Abel Insurance Agency

Wildfire F.A.Q.'s

After a wildfire, people may have questions about their insurance coverage. The Insurance Information Institute offers answers to some of these basic questions.


Q. If my house burns down, will my insurance company pay to have it rebuilt?

A. The typical homeowners policy covers damage due to wind, fire and lightning. So if your home has been completely destroyed by a fire or if the roof has been burned, your insurance company will pay to have your home rebuilt or the roof replaced. It will also pay if flames and smoke have damaged any other part of your home.

Q. I know my homeowners policy covers my house. Does it cover the contents of my home and my garage?

A. Yes. In addition to paying for damage to the dwelling, homeowners policies cover other structures on the premises, such as a garage or tool shed, as well as damage to your furniture, clothes, appliances and other personal possessions up to the limits of your policy.

Q. My home has been so severely damaged that it is no longer fit to live in. We can live with friends for a week or two, but after that, I don't know where we'll live. How am I going to pay for all these extra expenses?

A. Your homeowners insurance policy will pay the extra expense of living elsewhere -- reasonable costs to maintain your household -- until your home has been repaired or rebuilt. That would include the cost staying in a hotel for a while, and even clothing. Be sure to keep your receipts.

Q. Most of my personal possessions are ruined. Is there a limit on how much my insurance company will pay for my clothes, furniture and appliances?

A. The contents of your home--your personal possessions--are covered up to the limit set out in the policy, often 50 percent or 75 percent of the amount of coverage you have on your home, depending on the type of policy.

Q. Why do I need a home inventory, won’t my insurance company trust that I know what I have in my home?

A. A home inventory is valuable because it can be very difficult to remember everything that was in the home. A good inventory, if supplemented with photos, video, receipts, model numbers and appraisals, can help the homeowner get a more accurate settlement in less time, in most cases. A copy of the inventory should be kept in a safe, or in a location away from the home.

Q. Much of my furniture and possessions were badly damaged, can I get rid of them if I have a home inventory?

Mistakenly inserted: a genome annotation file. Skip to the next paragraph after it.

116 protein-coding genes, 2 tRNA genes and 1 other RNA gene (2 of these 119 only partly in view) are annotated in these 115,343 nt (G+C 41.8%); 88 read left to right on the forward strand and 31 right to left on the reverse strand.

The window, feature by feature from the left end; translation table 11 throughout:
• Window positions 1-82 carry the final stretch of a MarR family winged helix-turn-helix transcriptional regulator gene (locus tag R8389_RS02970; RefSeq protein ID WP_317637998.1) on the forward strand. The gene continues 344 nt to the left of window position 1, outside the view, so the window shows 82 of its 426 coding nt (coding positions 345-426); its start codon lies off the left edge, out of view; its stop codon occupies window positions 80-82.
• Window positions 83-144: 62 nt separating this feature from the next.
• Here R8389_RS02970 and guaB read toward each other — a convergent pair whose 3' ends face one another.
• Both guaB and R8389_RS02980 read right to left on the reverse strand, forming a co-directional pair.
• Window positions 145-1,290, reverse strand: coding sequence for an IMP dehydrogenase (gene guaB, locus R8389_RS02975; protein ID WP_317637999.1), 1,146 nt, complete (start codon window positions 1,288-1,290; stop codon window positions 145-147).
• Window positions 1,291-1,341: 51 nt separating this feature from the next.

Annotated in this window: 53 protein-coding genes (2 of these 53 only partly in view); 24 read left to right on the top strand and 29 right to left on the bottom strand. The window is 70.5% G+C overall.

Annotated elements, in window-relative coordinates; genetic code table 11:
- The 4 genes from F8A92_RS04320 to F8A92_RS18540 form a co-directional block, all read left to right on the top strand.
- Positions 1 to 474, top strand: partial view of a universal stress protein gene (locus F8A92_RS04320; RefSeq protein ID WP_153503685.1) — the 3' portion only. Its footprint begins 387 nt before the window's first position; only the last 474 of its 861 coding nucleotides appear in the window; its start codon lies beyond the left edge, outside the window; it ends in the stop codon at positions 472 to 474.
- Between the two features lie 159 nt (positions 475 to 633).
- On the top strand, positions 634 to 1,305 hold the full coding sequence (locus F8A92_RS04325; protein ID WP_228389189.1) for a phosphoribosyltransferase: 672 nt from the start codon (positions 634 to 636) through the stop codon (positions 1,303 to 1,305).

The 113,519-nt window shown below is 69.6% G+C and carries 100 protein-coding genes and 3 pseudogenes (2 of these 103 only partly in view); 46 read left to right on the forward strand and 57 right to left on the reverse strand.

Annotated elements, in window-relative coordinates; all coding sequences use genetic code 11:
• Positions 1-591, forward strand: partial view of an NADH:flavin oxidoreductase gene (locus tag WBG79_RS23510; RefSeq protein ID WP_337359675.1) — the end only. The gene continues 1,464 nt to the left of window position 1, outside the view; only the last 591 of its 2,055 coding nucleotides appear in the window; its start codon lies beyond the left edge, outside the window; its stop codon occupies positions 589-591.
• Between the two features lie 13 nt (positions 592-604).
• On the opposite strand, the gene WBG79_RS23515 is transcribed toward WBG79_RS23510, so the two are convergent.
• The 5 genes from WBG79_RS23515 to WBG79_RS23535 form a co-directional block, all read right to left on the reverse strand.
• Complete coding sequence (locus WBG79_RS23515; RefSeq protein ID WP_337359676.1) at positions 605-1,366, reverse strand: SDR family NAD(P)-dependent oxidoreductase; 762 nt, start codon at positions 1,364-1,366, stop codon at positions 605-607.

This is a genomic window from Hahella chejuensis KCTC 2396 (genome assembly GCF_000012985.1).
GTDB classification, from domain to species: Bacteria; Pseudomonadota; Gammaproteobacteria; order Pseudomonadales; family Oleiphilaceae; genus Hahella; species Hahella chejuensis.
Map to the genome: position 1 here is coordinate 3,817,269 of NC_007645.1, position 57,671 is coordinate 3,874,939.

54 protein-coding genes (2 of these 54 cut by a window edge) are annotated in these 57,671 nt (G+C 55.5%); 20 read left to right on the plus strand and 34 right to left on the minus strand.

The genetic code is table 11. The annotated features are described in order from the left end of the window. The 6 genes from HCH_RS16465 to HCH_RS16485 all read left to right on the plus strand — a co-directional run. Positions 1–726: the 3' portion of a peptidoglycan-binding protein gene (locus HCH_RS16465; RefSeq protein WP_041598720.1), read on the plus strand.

A. A homeowner should not throw things away until an insurance company representative has had a chance to assess the damage and make a claim report.

Read the full list of FAQ here

Source: Insurance Information Institute; www.iii.org

Wildfire Facts

Although California is the state most associated with wildfires, Texas has recorded more than twice the number of wildfires as California as of August of this year and more structures destroyed by wildfires than in any previous year. Part of the reason is the continuing drought and part the increasing number of structures being built in fire prone areas of the state, fire officials say.

In a forecast for the 2009 fire season, the National Interagency Fire Center identified four states with the greatest potential for wildfires: Arizona, New Mexico, California and north-central Washington, based drought conditions and the existence of dry undergrowth and other fire fuels. According to a July 2009 A.M. Best report, inflation-adjusted wildfire catastrophe losses have averaged $215 million each year from 1964 to 2008.

Since 2000 annual losses have averaged $484 million, based on ISO’s PCS figures. Researchers are discovering that embers blown by the wind during wildfires cause most of the fires that burn homes. Also, homes that are less than 15 feet apart are more likely to burn in clusters. In such cases, fire is often spread by combustible fences and decks connected to houses, a study by the Institute for Business & Home Safety (IBHS) found. Thirty-eight states have wildfire risks, IBHS says, and the risk of wildfires keeps growing as more homes are built in wildland areas, some five million in California alone.

Among the preventative features recommended in the IBHS study were noncombustible siding, decking and roofing materials; covered vents; and fences not connected directly to the house. In addition, combustible structures in the yard such as playground equipment should be at least 30 feet away from the house and vegetation 100 feet away. In 2008, almost 5,000 wildfire claims were filed in California, according to the state’s insurance department. For more information on wildfires and mitigation, go to the IBHS Web site www.disastersafety.org.

Source: Insurance Information Institute; www.iii.org